A real pickup is close to six individual pickups, one for each string, because it has six individual magnets. So a pikckup has some non-linearity, simply because nobody bothered to make it super linear.

The only thing I cannot explain, is why the chorus effect is more pronounced when I use both pickups. It may simply be caused by cancellation effects (or the absence therof), but I am not sure.

The characteristics of the single-coil twang

Most of the information I found, suggest that the "twang" is not caused by single coil pickups, but by a particular playing style. The twang comes from your fingers and many insist, that humbuckers can twang as well, when played properly.

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Nice analysis! — "Unlike a nylon string"? I was always under the impression that nylon strings had stronger inharmonicity, have you measured otherwise? (Of course, on a nylon string the higher harmonics decay faster, so it might just be less noticable.) –  leftaroundabout Jun 17 at 9:04
    
No I dind't measure this. You may be right, that the inhamonicity simply decays faster on a nylon string and therefore it sounds more like an ideal string. –  Martin Drautzburg Jun 18 at 14:23

Just a thought. The neck pup on Telecasters is placed exactly under a harmonic node. I found this when I 'lost' the double octave on mine, playing the harmonic at that point (24th fret position - which, on Telecasters, obviously has no fret), When I changed from neck pup to bridge pup, the harmonic was audible again. It MAY be that as the neck pup and the bridge pup hear slightly different notes, or yours is out of intonation, a chorus effect is apparent. Try the top string on different frets - this phenomenon will only be there with an open string. - Or try using only one pup.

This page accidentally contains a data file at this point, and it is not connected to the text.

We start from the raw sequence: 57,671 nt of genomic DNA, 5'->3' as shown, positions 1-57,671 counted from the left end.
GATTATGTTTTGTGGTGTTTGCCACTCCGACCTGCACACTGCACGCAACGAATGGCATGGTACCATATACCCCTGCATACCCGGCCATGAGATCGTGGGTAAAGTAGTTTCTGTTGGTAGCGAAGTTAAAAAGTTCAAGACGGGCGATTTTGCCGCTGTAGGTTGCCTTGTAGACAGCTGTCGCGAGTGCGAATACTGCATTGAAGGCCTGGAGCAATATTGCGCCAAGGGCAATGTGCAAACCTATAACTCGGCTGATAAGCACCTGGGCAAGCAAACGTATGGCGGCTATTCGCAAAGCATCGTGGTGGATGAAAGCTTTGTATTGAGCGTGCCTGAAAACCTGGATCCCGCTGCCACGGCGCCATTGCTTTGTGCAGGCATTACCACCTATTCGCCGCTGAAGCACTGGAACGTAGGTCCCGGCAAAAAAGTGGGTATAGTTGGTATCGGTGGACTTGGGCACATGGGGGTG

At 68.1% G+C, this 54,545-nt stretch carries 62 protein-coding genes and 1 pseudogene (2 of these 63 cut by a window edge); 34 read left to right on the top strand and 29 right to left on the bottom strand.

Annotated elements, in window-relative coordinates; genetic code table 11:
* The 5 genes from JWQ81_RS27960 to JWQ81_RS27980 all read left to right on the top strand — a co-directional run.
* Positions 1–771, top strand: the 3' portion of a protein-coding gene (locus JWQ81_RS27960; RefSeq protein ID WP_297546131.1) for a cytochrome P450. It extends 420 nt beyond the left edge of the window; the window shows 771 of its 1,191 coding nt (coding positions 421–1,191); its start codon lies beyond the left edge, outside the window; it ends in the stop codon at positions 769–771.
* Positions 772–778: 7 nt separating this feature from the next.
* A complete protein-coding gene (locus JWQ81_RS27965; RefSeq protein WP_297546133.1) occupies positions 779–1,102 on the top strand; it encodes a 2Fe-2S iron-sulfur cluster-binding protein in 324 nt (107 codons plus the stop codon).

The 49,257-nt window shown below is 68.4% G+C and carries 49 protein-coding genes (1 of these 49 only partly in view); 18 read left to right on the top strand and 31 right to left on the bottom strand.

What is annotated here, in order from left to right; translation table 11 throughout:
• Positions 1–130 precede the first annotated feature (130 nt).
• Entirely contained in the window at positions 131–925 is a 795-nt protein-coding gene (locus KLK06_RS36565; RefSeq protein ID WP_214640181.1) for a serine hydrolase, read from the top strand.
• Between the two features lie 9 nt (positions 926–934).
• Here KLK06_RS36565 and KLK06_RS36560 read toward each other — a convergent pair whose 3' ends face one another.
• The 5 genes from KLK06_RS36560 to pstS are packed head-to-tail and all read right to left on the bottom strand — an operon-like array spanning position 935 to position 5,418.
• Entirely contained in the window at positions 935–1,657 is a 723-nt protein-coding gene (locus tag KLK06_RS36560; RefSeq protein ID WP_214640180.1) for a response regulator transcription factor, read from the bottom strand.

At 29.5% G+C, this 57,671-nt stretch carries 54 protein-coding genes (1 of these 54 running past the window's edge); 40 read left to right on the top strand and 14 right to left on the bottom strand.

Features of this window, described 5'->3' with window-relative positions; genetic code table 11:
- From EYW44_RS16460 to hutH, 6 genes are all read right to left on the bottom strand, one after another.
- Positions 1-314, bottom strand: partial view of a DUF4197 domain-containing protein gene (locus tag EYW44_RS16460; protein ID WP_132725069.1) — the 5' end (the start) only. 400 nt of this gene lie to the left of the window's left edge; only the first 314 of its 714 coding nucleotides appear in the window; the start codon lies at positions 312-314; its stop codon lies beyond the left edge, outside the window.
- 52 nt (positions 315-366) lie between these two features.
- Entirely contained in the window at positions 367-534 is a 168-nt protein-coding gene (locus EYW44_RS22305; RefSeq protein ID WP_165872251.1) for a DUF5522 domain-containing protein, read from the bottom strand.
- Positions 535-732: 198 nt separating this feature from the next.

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Interesting point. Yesterday I added a Comb-filter to mimick the effect, that a pickup is at a certain position and thus may emphasize or deemphasize certain modes. When I modulate the frequencies of the comb filter I get this chorus effect, althought I feel like I am cheating. –  Martin Drautzburg Apr 14 at 6:43
    
I added the pickup position by adding a delay with 180 degree phaseshift. It lowers the frequency of the fundamental and this is a small step forwards. Still not as much twang as I had hoped for and no chorus at all (unless I fake it) –  Martin Drautzburg Apr 14 at 15:34
    
@MartinDrautzburg How does a delay (where?) change the input frequency? Are you sure you haven't just created a difference frequency output? –  Carl Witthoft Apr 14 at 20:03
    
The idea is that a wave along the string bounces back from the bridge with 180 degree phaseshift. I add the delayed signal to the original signal. If you are close to the bridge everything gets compeltely cancelled. As you move away from the bridge the higher frequencies will recover more quickly than the lower frequencies. Thus each spot below the strings has a characteristic frequency response. –  Martin Drautzburg Apr 15 at 16:26
    
I wonder if that's the reason why, when playing harmonics, they are easier to sound when you pluck very close to the bridge –  Tim Apr 15 at 16:51

"I suspect waves travelling reach the two pickups with a small delay"

Sounds plausible. Have you tried to verify the hypothesis? You could modify a guitar so as to make the pickups moveable, and then make multiple samples while varying the position of the pickups.

"why should the delay not be constant?"

waves of different freq travel at different speed. So it seems to me that, if your hypothesis is correct, this effect you're hearing would vary with the pitch. Naively I would say that the delay would become less and less as the pitch gets higher, since the wave nodes are closer to each other.

Another thought: if the hypothesis is correct, then perhaps you could synthesize the effect by making two samples, one for each pickup, and then mix those back together.

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Even if the delay depends on the frequency, I would still not get a chorus effect. For a chorus I need a delay which changes over time (not frequency). I did simulate the output of the two pickups and mixed them (though not by using samples, but with the Karplus Strong algorithm). I don't get a chorus effect and I wouldn't know why I should. –  Martin Drautzburg May 14 at 21:11